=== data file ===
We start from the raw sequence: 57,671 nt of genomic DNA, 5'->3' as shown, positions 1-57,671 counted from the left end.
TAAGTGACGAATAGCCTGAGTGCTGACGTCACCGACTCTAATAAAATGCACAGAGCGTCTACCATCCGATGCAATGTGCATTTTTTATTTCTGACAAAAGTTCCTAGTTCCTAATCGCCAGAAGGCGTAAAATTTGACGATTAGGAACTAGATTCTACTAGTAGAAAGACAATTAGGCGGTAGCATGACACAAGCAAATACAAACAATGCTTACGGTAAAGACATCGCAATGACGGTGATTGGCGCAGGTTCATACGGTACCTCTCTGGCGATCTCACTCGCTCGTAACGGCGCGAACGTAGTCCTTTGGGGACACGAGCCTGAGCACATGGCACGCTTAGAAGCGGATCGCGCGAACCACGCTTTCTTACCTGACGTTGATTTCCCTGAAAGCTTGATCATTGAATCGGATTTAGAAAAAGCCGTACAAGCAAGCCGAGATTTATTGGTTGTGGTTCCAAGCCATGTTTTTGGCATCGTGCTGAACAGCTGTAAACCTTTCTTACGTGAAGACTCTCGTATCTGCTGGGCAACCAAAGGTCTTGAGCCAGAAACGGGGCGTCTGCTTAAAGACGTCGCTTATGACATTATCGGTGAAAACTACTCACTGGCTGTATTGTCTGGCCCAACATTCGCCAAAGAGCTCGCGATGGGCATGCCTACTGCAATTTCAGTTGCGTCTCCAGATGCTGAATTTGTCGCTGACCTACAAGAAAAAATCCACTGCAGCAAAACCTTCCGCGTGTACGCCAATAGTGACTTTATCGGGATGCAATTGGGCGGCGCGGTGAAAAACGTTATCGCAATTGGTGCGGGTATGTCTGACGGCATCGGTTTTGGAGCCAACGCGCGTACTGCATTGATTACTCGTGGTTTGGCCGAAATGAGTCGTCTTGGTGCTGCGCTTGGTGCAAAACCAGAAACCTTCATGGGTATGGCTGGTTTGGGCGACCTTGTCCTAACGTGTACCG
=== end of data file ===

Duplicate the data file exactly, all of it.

We start from the raw sequence: 57,671 nt of genomic DNA, 5'->3' as shown, positions 1-57,671 counted from the left end.
TAAGTGACGAATAGCCTGAGTGCTGACGTCACCGACTCTAATAAAATGCACAGAGCGTCTACCATCCGATGCAATGTGCATTTTTTATTTCTGACAAAAGTTCCTAGTTCCTAATCGCCAGAAGGCGTAAAATTTGACGATTAGGAACTAGATTCTACTAGTAGAAAGACAATTAGGCGGTAGCATGACACAAGCAAATACAAACAATGCTTACGGTAAAGACATCGCAATGACGGTGATTGGCGCAGGTTCATACGGTACCTCTCTGGCGATCTCACTCGCTCGTAACGGCGCGAACGTAGTCCTTTGGGGACACGAGCCTGAGCACATGGCACGCTTAGAAGCGGATCGCGCGAACCACGCTTTCTTACCTGACGTTGATTTCCCTGAAAGCTTGATCATTGAATCGGATTTAGAAAAAGCCGTACAAGCAAGCCGAGATTTATTGGTTGTGGTTCCAAGCCATGTTTTTGGCATCGTGCTGAACAGCTGTAAACCTTTCTTACGTGAAGACTCTCGTATCTGCTGGGCAACCAAAGGTCTTGAGCCAGAAACGGGGCGTCTGCTTAAAGACGTCGCTTATGACATTATCGGTGAAAACTACTCACTGGCTGTATTGTCTGGCCCAACATTCGCCAAAGAGCTCGCGATGGGCATGCCTACTGCAATTTCAGTTGCGTCTCCAGATGCTGAATTTGTCGCTGACCTACAAGAAAAAATCCACTGCAGCAAAACCTTCCGCGTGTACGCCAATAGTGACTTTATCGGGATGCAATTGGGCGGCGCGGTGAAAAACGTTATCGCAATTGGTGCGGGTATGTCTGACGGCATCGGTTTTGGAGCCAACGCGCGTACTGCATTGATTACTCGTGGTTTGGCCGAAATGAGTCGTCTTGGTGCTGCGCTTGGTGCAAAACCAGAAACCTTCATGGGTATGGCTGGTTTGGGCGACCTTGTCCTAACGTGTACCG